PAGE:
Now I’ve not been a fan of Shyamaprasad’s previous endeavours. I’ve always felt that while he does have his heart in the right place and knows how to weave in humor in unexpected ways, his movies often skim the surface of what he really wants the viewer to feel – thereby missing the point completely.
Arike however, is good. Languid and unhurried, a summer afternoon movie that let’s you soak in lives that could be just about anywhere in the world, and yet resonate with you. There’s no overt attempt to benefit from the Kerala/Malayalee background (script is based on a bengali short story) and that’s (for me) a huge plus.
There are subtle hints about relationships that are mostly just a scene and a few words: a father whose expectations from his daughter and obsession with fatality narrows down to a man who lives with the fear of having almost lost his raison d’etre: his wife; a guruji who’s compassion towards a beautiful child reflects in his outpouring of joy in her presence – there’s a message there – true spirituality is unconditional love; an indulgent mother who hasn’t been able to make her daughter grow beyond frivolousness perhaps because she is guilty of the same; a boy who feeds on perceived weakness of those around him using them as a channel for his anger at being deprived…
In most movies, not devoting enough time and space to develop the ethos of the characters often makes them seem hollow and unnecessary in the script. In Arike, Shyamaprasad manages to avert the danger smartly, without spending reel and air-time. I would put it to his skill as a director in extracting unspoken words out of the actors and using their body language to the maximum – works beautifully here.
This is not a review btw, and is just my appreciation of the movie, so I won’t belabor on the plot per se. Mamta Mohandas stands tall in her role – strength in softness devoid of feminity. It’s something I didn’t think could be shown on screen, but she does it and how. Muted and yet intense without needing either dialogue or action. There are scenes where she could just merge into the background and yet, the story flows through her. I’ll probably have to watch this movie again to see how that’s done.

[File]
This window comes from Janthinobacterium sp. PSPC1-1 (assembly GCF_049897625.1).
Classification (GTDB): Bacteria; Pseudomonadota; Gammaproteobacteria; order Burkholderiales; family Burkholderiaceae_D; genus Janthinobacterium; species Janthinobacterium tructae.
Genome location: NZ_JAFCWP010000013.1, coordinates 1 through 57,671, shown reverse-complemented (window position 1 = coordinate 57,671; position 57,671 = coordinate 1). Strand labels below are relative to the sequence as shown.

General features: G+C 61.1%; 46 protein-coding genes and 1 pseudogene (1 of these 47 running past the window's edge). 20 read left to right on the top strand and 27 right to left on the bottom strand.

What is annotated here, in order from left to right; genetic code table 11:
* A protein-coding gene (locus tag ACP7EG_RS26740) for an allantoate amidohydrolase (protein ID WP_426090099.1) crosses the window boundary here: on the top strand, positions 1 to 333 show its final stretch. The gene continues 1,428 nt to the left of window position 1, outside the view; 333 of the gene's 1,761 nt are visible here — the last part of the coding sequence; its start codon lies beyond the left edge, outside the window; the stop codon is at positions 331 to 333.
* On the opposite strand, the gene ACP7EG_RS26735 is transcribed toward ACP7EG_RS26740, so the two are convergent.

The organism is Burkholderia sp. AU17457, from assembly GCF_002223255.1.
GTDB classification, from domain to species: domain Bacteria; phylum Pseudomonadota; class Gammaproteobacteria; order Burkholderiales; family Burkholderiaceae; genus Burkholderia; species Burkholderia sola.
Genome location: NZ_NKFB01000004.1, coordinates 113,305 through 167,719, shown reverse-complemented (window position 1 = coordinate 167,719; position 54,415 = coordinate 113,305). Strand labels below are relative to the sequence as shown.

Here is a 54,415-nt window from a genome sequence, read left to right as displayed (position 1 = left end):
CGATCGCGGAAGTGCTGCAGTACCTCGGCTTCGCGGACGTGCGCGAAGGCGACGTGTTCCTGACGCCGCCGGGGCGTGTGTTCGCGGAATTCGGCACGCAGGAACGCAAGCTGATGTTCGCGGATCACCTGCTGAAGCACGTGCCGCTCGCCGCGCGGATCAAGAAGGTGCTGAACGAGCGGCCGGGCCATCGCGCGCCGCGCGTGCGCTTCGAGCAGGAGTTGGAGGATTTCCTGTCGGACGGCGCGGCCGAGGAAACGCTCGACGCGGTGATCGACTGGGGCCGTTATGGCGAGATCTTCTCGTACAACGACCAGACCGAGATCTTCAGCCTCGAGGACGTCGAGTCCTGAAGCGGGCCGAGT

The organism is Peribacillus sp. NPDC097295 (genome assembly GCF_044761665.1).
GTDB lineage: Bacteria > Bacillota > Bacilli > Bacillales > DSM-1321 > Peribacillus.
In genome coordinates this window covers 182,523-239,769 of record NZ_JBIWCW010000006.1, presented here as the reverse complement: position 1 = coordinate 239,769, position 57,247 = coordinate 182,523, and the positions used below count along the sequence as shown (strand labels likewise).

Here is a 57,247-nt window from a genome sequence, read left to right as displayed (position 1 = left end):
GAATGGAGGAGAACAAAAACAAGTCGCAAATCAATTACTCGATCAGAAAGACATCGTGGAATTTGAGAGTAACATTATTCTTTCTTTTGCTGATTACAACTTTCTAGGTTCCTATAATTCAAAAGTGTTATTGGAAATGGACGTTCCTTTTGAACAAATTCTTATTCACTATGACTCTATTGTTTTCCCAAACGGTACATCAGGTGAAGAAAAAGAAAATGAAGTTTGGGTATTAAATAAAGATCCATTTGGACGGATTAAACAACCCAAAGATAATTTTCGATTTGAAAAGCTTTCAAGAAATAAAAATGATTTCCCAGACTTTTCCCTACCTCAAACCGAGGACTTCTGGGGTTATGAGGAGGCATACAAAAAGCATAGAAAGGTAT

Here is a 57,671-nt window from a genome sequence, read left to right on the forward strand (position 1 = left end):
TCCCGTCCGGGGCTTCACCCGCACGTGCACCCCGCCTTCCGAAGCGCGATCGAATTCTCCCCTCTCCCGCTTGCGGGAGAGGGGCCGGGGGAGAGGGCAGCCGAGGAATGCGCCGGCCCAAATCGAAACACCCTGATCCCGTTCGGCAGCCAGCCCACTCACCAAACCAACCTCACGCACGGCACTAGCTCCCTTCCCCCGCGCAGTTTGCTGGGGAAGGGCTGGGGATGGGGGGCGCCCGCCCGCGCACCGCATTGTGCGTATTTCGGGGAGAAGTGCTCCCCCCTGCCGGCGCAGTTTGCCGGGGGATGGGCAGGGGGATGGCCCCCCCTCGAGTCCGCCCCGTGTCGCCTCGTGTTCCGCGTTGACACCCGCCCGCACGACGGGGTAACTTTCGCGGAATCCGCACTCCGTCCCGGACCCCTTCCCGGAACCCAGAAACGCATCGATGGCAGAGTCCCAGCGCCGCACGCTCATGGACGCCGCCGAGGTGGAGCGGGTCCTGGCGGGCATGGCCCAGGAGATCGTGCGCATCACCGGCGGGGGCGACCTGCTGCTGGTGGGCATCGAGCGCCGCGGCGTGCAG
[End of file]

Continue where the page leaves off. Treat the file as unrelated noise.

There’s Dileep and he proves my belief yet again that he’s an actor who can rise above the crass and comic when he needs to. He’s almost feminine energy in this movie – in movement, words and emotions. The scene where he realizes that the woman he loved chose not to be with him – there’s denial, trauma, a hint of anger, helplessness, and finally a revelation w.r.t what she & her friend meant to him – all in a few minutes. I watched that scene closely because that is something that could easily suffer from a casual treatment and emerge dramatic or worse insensitive – no dialogue can really convey the intensity of the loss if the character was really in love. But here again, the cleverness of the director and the actor scores.
Samvritha: in this movie she’s like little silver bells; pretty, enamored by herself and the state of being in love, and obtuse about everyone else. As a character, there is intentionally nothing that draws you to her – she’s eye candy and that’s it. Maybe there would have been merit in exploring just why she changes her mind at the end, but I don’t grudge Shyamaprasad for his slightly meager treatment of this considering the rest.
Having spoken about everyone else and everything else in the movie, I come to the one reason why I’m writing this post first of all. Vineeth and his cameo. The cameo is crucial only to divulge why Mamta’s character is what she is and even with the first hint of his presence, one could easily guess what follows. But Vineeth bursts through the screen with a presence that is at once magnetic and repelling, and is riveting in the process.
I’m just marveling at how he managed to nail it like this with the brief that he got. Here emerges a man for whom no one else exists in the world but he. And yet, he manages to reach out and make the person next to him feel glorified. You know exactly what he is upto and Mamta’s character, sitting next to him – you know she knows to say no if she wants to, but she doesn’t. His occasional sighs, the shower of abrupt laughter, the inappropriate casualness, breaching personal boundaries without a flicker of worry, and throughout it all, conveying that his lust is the most natural thing in the world. There’s a dialogue that, when loosely translated, is him telling her “I want to make love to you”. It’s said with so much ease that the implication doesn’t even register in the consciousness. Because it just seems right that a man would want to appreciate a woman of beauty and flawlessness with all the love in the world!
Gautham Menon needs to take a page out of Shyamaprasad’s diary on how it’s not enough to have these words in the script for the shock-value but to express it’s real worth 🙂 (remember Vinnaithandi Varuvaya?)
For me, Vineeth is really the pick of the movie. And as a movie that explores with honesty several facets of love and lust, and makes no attempt to be complicated in the process – I really enjoyed Arike.